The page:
Human Capital Losses

from Maudlin Economics,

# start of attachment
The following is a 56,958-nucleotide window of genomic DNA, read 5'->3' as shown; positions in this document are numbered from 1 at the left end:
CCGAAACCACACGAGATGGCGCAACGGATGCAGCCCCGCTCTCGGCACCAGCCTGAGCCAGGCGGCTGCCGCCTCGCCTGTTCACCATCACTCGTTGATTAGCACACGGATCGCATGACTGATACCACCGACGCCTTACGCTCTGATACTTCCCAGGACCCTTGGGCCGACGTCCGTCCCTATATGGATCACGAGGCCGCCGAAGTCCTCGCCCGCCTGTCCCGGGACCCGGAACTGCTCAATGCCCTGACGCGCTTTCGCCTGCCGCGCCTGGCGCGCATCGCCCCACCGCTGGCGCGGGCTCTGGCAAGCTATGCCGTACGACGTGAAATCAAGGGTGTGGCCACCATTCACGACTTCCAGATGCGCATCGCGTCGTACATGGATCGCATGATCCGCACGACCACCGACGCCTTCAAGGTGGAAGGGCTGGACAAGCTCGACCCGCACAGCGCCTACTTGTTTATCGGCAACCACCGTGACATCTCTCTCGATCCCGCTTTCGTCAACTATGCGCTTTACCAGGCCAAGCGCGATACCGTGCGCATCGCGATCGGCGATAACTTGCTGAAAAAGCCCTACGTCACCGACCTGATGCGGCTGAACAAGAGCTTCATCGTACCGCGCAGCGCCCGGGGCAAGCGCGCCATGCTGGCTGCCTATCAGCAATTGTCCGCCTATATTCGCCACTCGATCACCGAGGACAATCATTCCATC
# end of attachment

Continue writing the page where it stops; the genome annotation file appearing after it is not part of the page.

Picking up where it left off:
We are in an odd situation where it’s unclear if labor is scarce or abundant. Many employers can’t seem to find enough qualified workers, but the August jobs report said 8.4 million are unemployed and millions more underemployed. The unemployment rate dropped to 5.2%. Many employers are looking for workers but they only made 235,000 net new hires last month. The consensus estimate was 733,000, so a huge miss. Congress added extra unemployment benefits. It also expanded eligibility to previously uncovered workers like the self-employed. These extra benefits later expired for a few months, then were renewed, renewed again, and now expire again this month. For many workers the added benefits were actually more than they made when working, creating a potential disincentive to work. Here’s a US Chamber of Commerce chart with a different view of the employment picture. Using government data, they divided the number of job openings by the number of unemployed (“available”) workers to get a “Worker Availability Ratio.” The chart shows the worker availability ratio steadily falling since the last recession when, not coincidentally, unemployment was at its peak. But notice it was actually lower in the couple of years before the pandemic than now. Think back to 2018/2019. Employers, and particularly small businesses, were desperate for qualified workers. The monthly NFIB surveys routinely listed it as one of the top challenges and now show it as a new record. This “labor shortage” we attribute to COVID has been brewing for many years. The virus certainly made it much worse. It created new health concerns and gave people other reasons to change careers or stay out of the labor force. But none of this is new. What we’re seeing now is better viewed as a resumption of the previous trend. So the real question is what caused that trend? Where have the workers gone? And has COVID made the trend even worse going into the future? 1. You’ll notice that worker availability chart shown above peaked in 2009–2010. That also happens to be when the Baby Boom generation began reaching age 65. Not all are choosing to retire—indeed, many (like me) are not—but the demographic winds changed about that point. Working age population growth slowed and, after about 2018, actually began falling. 2. The “Labor Force Participation Rate” measures the percentage of adults who either have a job or want a job. Some don’t because they are retired, full-time students, etc. So with Boomers retiring it has been on the decline, but even so, tried to stabilize in the 2016–2020 period. The pandemic ended that trend. 3. Prior to COVID, more older Americans (those 65 and older) were staying in the labor force. That trend has clearly changed. Almost 1 million Americans aged 65+ dropped out of the labor force between February 2020 and July 2021. 4. We find that something like 3.5 million Americans of all ages who were in the labor force pre-COVID decided to leave it and haven’t come back. We know many decided to change careers and are now reeducating themselves. 5. Men Without Work. I reviewed Nicholas Eberstadt’s then-new book of that same title, which explored the puzzling number of prime-age men who had simply disappeared from the workforce. We can point to many causes: poor education, opioid drug abuse, job outsourcing overseas, family breakdowns, and more, all of which play a role. A single variable—having a criminal record—is a key missing piece in explaining why work rates and LFPRs have collapsed. 6.  It’s potentially disastrous. An economy that has too few workers to grow at a robust pace isn’t just slower-growing. It is an economy forever teetering on the edge of recession. It limits access to credit. It is an economy that fails to engender the optimism to invest in training and productivity enhancements to build social wealth—and as we are seeing globally, slow-growing economies undermine confidence in capitalism, trade and free societies. 7. This is more than just a jobs problem. The Fed is looking for the economy to reach some mythical level of “maximum employment” before it starts normalizing policy. The expectation they will start tapering by year-end made sense two months ago. Now? Not so much. They will use the weak jobs data as an excuse. And that, in turn, leads to a variety of other challenges. If the Federal Reserve looks at this lower unemployment data while not taking potential workforce shrinkage into account, they can justify (to themselves, at least) keeping monetary policy softer for longer than it should be, risking more extended inflation. Actually, it’s worse than that. They are risking stagflation. I noted early in this pandemic era that, like the Great Depression, it would bring unforeseeable long-term changes. They are starting to show themselves, but only as fuzzy outlines. We know something big is coming. Exactly what it is, only time will tell. More From Maudlin Economics:

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